You Lucky Duck!
Ping, the duck, gives new meaning to the phrase, “You lucky duck.” For without the perseverance and dedication of NYSHA´s new Administrator, Lia Albo, Ping would have been one dead duck.
Ping´s story started in February in a rather strange location for a duck — 132th Street in the Bronx. Albo and a NYSHA volunteer were picking up a cat to be spayed, and spotted an odd grouping of farm animals — a duck, three roosters, and a dead rabbit — in an abandoned community garden, cluttered with garbage and surrounded by a high fence.
Albo saw no food, water, or shelter within the enclosure. Her concern was heightened because a snow storm was predicted. Albo and a NYSHA volunteer tried, but could not find a way into the padlocked premises. Albo made calls to area humane agencies, none of which were interested in helping the trapped farm animals. She finally persuaded one agency to come to the location, but they called back later and reported that the animals had shelter (which they did not) and amazingly said that such barnyard ducks and roosters are cold-blooded.
A severe winter ice storm wrecked havoc on the area the next day. As soon as possible afterward, Albo and the volunteer returned to the Bronx, fearing what they would find. Not knowing who owned the property, Albo started at the firehouse on the same block and explained the plight of the animals. She asked if there was access from their back door to the yard or if she could borrow a ladder. A kindly fireman accompanied her to the lot and said he thought the church across the street had the key, but added that if the church did not, he would break the lock for her. What a compassionate person — no wonder people who live in New York City love their firemen.
Albo knocked on the rectory door and was told she had to wait for the maintenance man. When he came, she pointed to the farm animals in the lot now covered with ice and snow. After what seemed like an eternity, he found the right key to unlock the gate to the lot. He also told her he thought some guy came every now and then and threw food over the fence. A great life.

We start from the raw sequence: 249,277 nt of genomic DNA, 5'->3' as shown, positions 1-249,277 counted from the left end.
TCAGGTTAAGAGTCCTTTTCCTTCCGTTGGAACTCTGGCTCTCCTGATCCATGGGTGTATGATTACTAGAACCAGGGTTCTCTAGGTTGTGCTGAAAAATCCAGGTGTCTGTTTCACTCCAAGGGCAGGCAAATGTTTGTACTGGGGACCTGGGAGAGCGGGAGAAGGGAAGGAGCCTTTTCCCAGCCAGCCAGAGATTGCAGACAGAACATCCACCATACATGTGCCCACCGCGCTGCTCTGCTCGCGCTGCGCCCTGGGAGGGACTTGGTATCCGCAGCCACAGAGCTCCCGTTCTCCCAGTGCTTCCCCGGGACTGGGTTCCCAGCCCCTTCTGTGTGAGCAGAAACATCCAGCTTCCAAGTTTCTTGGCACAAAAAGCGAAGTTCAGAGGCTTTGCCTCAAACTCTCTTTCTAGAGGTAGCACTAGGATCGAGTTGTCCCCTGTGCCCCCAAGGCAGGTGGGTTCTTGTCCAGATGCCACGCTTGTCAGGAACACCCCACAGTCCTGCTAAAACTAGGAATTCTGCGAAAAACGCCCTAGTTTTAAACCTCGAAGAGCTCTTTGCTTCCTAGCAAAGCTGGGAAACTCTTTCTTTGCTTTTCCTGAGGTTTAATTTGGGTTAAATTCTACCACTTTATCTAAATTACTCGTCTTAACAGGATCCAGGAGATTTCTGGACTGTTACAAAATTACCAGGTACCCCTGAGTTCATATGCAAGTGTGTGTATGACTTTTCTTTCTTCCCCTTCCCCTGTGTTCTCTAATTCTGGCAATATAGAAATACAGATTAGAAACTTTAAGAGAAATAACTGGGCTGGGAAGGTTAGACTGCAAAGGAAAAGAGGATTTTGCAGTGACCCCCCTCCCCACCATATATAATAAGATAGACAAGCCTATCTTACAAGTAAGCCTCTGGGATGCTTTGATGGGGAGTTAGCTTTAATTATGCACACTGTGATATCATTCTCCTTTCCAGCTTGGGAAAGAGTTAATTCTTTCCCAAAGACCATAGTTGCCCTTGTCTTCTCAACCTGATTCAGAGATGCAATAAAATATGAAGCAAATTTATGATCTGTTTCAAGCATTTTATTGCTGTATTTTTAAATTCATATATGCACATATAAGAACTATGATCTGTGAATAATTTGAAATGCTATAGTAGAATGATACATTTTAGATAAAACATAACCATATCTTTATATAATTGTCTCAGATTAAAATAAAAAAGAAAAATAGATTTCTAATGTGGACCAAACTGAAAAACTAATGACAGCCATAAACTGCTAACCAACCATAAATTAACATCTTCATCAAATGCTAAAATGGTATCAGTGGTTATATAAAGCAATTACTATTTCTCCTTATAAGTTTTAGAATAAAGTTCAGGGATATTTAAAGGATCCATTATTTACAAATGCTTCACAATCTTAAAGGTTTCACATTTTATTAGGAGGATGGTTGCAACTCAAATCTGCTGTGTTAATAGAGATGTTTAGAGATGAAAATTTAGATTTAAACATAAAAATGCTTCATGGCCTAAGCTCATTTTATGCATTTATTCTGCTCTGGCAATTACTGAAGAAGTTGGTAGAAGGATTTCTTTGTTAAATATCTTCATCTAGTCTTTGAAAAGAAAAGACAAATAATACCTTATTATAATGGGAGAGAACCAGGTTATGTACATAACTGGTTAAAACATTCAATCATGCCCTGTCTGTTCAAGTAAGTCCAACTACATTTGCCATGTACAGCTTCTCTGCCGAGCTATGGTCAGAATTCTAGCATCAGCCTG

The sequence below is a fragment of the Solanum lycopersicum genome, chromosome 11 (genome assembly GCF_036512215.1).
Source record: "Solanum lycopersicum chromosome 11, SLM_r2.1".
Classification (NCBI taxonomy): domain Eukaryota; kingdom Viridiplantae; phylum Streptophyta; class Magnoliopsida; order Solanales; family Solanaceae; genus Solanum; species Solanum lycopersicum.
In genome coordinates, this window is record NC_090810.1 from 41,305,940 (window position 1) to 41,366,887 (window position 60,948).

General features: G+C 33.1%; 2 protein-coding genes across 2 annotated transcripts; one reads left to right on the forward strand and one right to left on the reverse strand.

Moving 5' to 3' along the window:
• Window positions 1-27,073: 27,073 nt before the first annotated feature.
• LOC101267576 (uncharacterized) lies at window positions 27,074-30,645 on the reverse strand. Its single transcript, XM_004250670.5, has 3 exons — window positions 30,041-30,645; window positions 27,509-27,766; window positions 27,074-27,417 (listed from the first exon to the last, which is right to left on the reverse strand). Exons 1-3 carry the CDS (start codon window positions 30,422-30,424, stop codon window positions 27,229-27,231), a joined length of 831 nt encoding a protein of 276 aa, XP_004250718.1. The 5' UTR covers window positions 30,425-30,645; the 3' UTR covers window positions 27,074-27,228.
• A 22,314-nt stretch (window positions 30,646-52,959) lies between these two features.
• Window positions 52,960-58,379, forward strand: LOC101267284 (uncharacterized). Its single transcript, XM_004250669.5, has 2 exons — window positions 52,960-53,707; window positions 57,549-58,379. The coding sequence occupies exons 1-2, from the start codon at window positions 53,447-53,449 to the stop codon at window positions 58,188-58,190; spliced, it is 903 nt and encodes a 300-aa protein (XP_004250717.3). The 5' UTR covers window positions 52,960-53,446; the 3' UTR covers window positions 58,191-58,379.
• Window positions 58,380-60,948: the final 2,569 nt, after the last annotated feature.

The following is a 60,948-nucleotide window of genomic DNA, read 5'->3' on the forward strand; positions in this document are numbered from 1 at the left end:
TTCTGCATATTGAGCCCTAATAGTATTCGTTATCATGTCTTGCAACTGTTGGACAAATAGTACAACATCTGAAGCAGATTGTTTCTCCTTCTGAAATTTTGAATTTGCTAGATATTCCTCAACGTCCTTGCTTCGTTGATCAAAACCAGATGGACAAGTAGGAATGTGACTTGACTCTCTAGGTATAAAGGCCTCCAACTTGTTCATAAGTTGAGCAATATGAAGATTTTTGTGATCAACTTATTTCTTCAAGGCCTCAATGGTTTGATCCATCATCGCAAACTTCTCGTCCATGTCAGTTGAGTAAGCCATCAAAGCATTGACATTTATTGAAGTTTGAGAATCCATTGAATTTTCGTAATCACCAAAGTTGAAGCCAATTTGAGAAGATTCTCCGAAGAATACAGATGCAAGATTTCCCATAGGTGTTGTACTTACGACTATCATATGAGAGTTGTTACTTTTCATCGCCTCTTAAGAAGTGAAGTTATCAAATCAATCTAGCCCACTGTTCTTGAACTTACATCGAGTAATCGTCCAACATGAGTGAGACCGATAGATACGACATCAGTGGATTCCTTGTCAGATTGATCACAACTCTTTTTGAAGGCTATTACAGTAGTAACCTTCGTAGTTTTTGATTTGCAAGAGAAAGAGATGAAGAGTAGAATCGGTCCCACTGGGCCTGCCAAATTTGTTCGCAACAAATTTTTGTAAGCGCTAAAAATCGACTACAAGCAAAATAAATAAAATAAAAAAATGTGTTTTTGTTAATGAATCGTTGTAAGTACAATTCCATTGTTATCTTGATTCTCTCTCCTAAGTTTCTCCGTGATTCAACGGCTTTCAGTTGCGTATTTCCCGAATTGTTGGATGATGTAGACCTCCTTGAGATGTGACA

Albo and the volunteer slogged through the snowy mess and got to the birds. Sadly, one rooster lay dead, half its body enveloped by ice. The other two were huddled against a wall. The women caught them and placed them in cat carriers. But where was the duck? Albo feared the worse as she moved a large pile of garbage. There she found the pathetic creature, hiding under the garbage in an attempt to keep warm. Albo easily scooped her up and sensed right away that this duck was a ´people duck´ though it was hard to imagine why, since she had been so cruelly abandoned.
At Albo´s home, the birds ate ravenously. The next day, Albo took the roosters to a woman who had had a pet rooster in the past and was willing to give these two a home. (As long as there were no females, the two males would not fight.) While the duck recovered, a search for her placement was started.
After the duck had regained some strength and received a name — Ping, Albo felt Ping could use a good cleaning as she was plain filthy. Albo ran her a bath. In the tub, Ping took great delight in quacking and swimming around and standing up and flapping her wings about. Ping also took a real liking to Albo and followed her around the kitchen as she made dinner. And surprisingly, but perhaps because of her tough life, Ping had no fear of Albo´s two Chihuahuas. When they came near, she ran them off.
While Ping recovered her strength, NYSHA continued working to find an appropriate placement in a farm setting where she would have ducky friends. Luckily the Catskill Animal Sanctuary agreed to take her. Ping, now with some weight on and clean-feathered, made the road trip upstate. And though it was painful to give her up, Albo knew that it was the best thing for this sweet duck
According to Kathy Stevens at the sanctuary, “Ping is a friendly little thing who loves to be held and cradles her head in your neck, as if she is giving a hug.” Ping has a boyfriend named Darwin (left in picture above) whom the sanctuary refers to as a “fine duck mutt,”and the two birds dote on each other. If potential adopters happen to come along, the sanctuary will screen them thoroughly and will see that this cute pair are adopted together. If not, she has a great life there. She is one lucky duck!
NYSHA urges you to persevere when you see an act of cruelty or animals in need of rescue. It may take a number of phone calls, and it may even take doing the job yourself, but don´t ever give up. It will be worth it in the end.
New York State Humane Association Humane Review, Vol.XX, No.3, Spring/Summer 2007.